Savings rates continue to creep upwards year on year but slow as Brexit deadline looms
Interest rates have increased for savers in year-on-year data, driven by both the rise in Bank Rate by the Bank of England accompanied with new market entries. Analysis however over the last three months has shown a slowdown for some terms for certain client types, aligned to the Bank of England’s decision to maintain Bank Rate at 0.75% amidst higher volatility in asset prices.
Personal savers in March 2018 were able to obtain 1.30% on Instant Access savings held with RCI Bank UK in their market-leading Freedom Savings account. The arrival of Goldman Sachs’ Marcus account offering 1.50% drove competition considerably upward. Today, Family Building Society top the charts with their 1.51% interest rate, edging ever so slightly above the 1.50% still being offered by Marcus.
Increases for Personal savers can also be seen in both notice and fixed term accounts. One year ago for example, Aldermore Bank topped the charts with its 30 day notice account paying 1.05%. Fast forward to today and its now offering 1.30%. Similarly for 2 year fixed term accounts, in March 2018 BLME topped the market with its 2.10% Premier Deposit Account. Today, Al Rayan Bank led the market paying 2.52% over a 24 month term.
Corporate and Charitable savers have also enjoyed increases to savings rates over the last twelve months, albeit not for market-leading Instant Access accounts which have remained at circa 1.00% over the period. Longer term rates have improved for Corporates and Charities, particularly over a 2 to 3 year time frame.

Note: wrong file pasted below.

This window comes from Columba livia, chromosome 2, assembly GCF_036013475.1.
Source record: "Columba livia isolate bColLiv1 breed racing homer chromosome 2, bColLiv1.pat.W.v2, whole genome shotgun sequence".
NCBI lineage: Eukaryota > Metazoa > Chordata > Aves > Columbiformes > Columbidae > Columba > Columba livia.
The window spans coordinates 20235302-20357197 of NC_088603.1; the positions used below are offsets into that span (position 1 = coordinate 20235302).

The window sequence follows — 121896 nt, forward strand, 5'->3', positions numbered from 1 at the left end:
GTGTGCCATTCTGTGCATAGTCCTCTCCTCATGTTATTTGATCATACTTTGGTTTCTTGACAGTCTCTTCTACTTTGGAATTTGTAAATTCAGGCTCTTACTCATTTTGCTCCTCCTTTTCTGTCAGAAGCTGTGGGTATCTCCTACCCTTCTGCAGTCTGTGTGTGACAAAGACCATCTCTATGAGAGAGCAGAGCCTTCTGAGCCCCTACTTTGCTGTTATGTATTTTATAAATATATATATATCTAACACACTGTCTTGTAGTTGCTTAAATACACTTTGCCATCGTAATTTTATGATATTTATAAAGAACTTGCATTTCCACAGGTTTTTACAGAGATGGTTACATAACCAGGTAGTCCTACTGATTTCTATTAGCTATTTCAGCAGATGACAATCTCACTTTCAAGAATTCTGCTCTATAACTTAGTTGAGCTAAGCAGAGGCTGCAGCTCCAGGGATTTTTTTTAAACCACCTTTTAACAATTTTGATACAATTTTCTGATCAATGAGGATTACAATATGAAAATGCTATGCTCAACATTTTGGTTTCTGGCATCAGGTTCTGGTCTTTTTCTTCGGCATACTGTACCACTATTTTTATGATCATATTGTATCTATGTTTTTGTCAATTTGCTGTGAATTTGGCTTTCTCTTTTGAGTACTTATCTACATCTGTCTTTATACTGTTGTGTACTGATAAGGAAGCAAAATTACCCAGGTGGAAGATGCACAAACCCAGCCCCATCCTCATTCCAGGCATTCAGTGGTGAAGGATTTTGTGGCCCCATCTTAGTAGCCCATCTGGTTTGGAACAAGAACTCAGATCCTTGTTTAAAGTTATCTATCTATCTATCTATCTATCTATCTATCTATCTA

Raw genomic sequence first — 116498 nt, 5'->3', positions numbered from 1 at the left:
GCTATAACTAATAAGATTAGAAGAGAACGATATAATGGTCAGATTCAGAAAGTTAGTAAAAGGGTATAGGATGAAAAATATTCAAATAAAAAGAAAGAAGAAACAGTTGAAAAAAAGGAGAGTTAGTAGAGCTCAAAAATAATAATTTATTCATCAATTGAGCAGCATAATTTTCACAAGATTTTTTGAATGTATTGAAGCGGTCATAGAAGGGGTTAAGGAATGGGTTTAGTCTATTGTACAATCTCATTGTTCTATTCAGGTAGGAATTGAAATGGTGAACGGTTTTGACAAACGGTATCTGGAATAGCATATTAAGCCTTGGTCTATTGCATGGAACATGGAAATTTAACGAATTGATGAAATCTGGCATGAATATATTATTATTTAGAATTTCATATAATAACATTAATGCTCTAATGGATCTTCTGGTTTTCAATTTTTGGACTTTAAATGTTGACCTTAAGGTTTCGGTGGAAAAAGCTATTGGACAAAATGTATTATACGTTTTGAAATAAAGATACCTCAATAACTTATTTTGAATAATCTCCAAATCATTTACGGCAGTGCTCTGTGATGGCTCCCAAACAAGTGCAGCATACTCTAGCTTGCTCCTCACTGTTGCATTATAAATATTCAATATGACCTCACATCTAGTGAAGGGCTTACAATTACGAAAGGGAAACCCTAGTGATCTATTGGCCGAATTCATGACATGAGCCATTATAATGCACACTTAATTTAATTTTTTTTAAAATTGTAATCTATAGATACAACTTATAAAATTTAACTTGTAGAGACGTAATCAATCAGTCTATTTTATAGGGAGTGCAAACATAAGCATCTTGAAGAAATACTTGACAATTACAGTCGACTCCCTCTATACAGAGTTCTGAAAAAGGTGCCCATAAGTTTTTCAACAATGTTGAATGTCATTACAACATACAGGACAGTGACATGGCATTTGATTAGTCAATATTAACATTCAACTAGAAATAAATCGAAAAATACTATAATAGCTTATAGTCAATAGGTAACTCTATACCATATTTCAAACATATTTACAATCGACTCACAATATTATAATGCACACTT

In March 2018, Al Rayan Bank paid Corporate and Charitable savers 2.02% in its 24 month fixed term account. Today, the same product now pays 2.42%. In addition, rates on offer for a 1 year fixed term have also increased by circa 0.30%, with Al Rayan Bank currently topping the market for Charities on 2.17% while BFC Bank (a new market entry) leads for Corporates paying 2.50% to SMEs.
Analysis between March 2019 and the start of the year has shown most rates being offered to be fairly consistent for all client types. 1 year and 2 year fixed term accounts have marginally moved by 0.05% to 0.10% while 5 year accounts have also been fairly flat over the last three months.
This slowdown is no doubt being driven by a “wait and see” approach in terms of the UK’s exit from the European Union. The Bank of England, in minutes released from their March meeting, has indicated that further tightening of monetary policy may be required in the scenario that a smooth and orderly exit occurs. Should this occur, savers can expect to enjoy further increases as Bank Rate drifts upwards. We do however move ever closer to the 29th March deadline, facing a third historic vote for Prime Minister May’s exit plan, with no consensus in parliament and so nothing can be taken for granted.
Do give us a call to discuss how to maximise your cash savings during these uncertain times.